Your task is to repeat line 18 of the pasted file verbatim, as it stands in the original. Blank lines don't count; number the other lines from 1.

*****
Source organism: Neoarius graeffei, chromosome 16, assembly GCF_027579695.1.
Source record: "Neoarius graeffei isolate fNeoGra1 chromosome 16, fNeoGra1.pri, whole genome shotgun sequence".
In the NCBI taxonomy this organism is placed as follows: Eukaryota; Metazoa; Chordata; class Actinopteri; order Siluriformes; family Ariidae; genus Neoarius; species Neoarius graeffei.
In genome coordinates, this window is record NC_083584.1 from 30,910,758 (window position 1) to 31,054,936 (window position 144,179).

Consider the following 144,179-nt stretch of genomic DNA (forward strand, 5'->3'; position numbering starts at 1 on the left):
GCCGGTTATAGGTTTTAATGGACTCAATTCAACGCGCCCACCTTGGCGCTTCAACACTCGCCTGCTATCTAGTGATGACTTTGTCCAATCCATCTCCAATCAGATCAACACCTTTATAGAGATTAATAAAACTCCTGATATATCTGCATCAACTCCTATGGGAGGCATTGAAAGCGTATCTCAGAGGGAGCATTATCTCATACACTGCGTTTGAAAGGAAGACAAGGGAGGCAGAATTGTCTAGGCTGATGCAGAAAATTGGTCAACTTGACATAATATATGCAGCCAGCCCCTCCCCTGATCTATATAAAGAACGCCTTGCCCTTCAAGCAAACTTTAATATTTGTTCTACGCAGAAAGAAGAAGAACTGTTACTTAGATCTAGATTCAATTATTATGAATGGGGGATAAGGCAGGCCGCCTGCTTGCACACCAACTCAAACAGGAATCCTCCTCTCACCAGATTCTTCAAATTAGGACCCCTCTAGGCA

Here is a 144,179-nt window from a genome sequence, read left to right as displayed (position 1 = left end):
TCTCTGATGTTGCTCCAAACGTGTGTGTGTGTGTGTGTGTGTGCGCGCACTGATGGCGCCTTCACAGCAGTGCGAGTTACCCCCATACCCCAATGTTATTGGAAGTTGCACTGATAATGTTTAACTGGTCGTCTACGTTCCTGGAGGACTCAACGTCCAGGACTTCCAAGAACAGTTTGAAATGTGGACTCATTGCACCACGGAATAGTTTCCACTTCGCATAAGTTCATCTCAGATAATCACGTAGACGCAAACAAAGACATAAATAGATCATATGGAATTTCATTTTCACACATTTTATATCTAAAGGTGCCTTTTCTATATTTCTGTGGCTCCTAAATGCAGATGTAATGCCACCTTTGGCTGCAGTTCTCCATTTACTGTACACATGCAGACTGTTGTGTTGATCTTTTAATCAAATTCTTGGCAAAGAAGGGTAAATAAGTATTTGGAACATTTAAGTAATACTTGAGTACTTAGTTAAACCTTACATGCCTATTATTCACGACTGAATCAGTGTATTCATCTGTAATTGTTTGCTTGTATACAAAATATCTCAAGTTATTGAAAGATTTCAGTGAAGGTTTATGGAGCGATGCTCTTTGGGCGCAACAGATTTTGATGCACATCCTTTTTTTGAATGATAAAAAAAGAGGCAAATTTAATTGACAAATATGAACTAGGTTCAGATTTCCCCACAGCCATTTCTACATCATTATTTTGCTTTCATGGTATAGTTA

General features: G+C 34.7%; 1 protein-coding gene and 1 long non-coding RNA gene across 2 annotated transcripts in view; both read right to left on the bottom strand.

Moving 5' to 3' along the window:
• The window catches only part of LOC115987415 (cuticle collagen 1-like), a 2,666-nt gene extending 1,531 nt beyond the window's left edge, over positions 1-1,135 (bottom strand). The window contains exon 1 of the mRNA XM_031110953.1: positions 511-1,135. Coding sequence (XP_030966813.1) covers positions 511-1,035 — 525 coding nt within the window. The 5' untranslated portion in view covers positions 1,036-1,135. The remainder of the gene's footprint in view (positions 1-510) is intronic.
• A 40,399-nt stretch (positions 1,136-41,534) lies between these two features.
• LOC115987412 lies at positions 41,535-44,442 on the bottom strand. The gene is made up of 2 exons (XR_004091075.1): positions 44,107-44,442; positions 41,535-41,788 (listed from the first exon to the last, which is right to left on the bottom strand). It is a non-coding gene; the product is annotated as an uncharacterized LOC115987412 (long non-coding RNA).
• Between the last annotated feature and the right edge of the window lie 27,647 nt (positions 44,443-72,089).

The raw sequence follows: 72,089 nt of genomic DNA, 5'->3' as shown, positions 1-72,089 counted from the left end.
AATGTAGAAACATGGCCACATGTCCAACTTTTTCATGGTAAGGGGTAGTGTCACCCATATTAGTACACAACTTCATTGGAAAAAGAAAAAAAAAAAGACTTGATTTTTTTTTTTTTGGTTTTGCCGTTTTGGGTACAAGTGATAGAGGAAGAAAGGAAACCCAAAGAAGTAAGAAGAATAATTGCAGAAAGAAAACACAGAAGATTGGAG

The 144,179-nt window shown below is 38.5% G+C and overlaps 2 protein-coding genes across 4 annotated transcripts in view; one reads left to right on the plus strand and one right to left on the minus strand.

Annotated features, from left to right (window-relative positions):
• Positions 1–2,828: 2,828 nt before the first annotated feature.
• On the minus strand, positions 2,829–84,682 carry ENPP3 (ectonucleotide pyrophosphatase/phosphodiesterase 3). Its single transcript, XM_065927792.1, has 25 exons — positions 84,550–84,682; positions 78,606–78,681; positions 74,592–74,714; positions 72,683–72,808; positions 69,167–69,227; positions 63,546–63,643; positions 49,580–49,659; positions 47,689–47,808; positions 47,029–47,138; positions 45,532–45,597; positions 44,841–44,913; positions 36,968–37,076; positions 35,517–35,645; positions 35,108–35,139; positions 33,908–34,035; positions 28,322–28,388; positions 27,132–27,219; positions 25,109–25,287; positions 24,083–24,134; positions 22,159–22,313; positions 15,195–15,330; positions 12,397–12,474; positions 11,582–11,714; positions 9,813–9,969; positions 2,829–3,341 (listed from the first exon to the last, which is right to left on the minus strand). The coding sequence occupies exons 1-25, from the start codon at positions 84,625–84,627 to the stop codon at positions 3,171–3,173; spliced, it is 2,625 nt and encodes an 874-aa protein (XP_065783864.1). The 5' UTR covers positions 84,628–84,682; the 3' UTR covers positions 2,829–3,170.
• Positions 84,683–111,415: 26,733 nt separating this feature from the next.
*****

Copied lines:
Annotated features, from left to right (window-relative positions):